Roger Gordonís Story

Seized by Fear

 

By Patty Gordon, Rogerís mother

 

Roger Gordon

 

"What is that sound?" I wondered as I awakened.  I could hear strange sounds coming from our oldest son Rogerís bedroom.  Nudging my sleeping husband, alarm rising within me, I cried, "Elmer, go check on Roger!'  I was right behind him, and when he opened the door, what we saw made my heart race. Roger was lying on the floor in the fetal position wrapped in his blanket. His frothing mouth was bluish and the guttural sounds he was making reminded me of what I thought someone would make if they were hanging from a rope.  I was so scared.  I was sure he was dying. Racing to the telephone in our bedroom, I nervously punched 411, the emergency number at that time.  The operator responded immediately and asked a few questions.   "My son is having some kind of seizure",  I yelled into the phone.  An ambulance was soon on its way to our home. We watched helplessly as Roger convulsed, as we didnít know what to do.

 

Earlier that evening my neighbor Anne Schneider and I had gone to Denneyís for a cup of coffee, and I had jokingly threatened to call her if the coffee kept me awake.  At that time, Anne was a nursing student at Tulsa University, so I actually did call her, thinking she could help.  The ambulance arrived and the attendants rushed into Rogerís small bedroom.  My friend Anne had also arrived, our younger son Brent had awakened, and we were all in that small bedroom.  When Roger regained consciousness, he had a puzzled look on his face as he looked around his crowded room.  When the emergency squad felt that their services were no longer needed, they left.    Anne cleaned up some while Elmer, Brent, and I took Roger to the hospital where he was given a small supply of Phenobarbital. The next day, Roger was admitted to St. Johnís Hospital for tests; his doctor wanted to make sure there was no brain tumor. Roger later joked with friends, "They did a brain scan, but they didnít find anything." The doctorís diagnosis was epilepsy.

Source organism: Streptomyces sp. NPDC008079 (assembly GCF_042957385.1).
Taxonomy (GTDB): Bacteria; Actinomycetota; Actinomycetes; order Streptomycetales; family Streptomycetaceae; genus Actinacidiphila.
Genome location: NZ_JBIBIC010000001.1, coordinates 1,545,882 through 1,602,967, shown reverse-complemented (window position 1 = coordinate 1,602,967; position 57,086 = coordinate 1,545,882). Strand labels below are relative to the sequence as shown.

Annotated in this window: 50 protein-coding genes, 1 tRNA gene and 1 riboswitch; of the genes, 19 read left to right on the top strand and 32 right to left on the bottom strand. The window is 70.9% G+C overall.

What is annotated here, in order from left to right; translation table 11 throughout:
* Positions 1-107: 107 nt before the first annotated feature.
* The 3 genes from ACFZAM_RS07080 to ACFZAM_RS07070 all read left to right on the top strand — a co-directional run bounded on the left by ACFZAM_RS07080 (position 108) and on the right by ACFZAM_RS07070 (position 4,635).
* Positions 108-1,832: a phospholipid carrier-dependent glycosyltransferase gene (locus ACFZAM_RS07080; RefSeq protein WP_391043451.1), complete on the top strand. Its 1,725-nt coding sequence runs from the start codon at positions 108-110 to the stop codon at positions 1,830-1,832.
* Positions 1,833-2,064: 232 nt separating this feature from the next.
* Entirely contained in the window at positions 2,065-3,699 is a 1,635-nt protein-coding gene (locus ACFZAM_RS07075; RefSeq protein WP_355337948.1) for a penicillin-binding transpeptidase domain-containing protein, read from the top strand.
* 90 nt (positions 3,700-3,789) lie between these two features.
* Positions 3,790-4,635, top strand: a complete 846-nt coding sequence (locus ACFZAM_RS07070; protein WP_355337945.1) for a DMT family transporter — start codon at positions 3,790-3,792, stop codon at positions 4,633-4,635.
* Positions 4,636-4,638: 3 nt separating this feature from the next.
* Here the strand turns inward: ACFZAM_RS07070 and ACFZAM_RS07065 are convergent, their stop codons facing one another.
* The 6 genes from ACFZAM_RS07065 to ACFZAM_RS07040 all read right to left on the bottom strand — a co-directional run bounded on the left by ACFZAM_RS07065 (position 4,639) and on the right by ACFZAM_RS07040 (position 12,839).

We learned that we had done the right thing during his seizure because once a seizure starts, there is nothing that will stop it.  It has to run its course.   All one can do is keep an epileptic person from hurting himself. About all we knew to do was keep him from banging his head on his furniture.  And we did that. Roger apparently dealt with the doctorís diagnosis better than I did initially.  He talked openly about the seizure and his medication with his friends.  When a well-meaning friend called me one day and asked, "Kid, does Roger have epilepsy?" I lied.  My mind was still being battered by the impact of the diagnosis.  I remembered how a schoolmateís seizure after a basketball game and how she had thrashed all over a dressing room while we just stood and gawked.  I just wanted my son to be normal and be treated normally.

 

That fall, Roger entered his twelfth year of school; he was a senior.  At night, I was a nervous wreck; the least sound disturbed my sleep.  Roger enjoyed golf and kept his clubs in his bedroom.  One night, we heard a thud from his room, and I begged Elmer to please go check on Roger.  When he opened the door, He found Roger just fineóbut he had been practicing his putting and somehow had knocked a mirror off the wall.  "Roger, get to bed so your mother can get some rest!" his father demanded. Then on Christmas Eve, Roger had a second grand mal seizure.  We were scared  but didnít panic, and we put him back in bed as soon as we could and reminded him of the importance of taking his medication. We didnít enjoy it, but we were slowly learning to deal with this new phase in Rogerís life.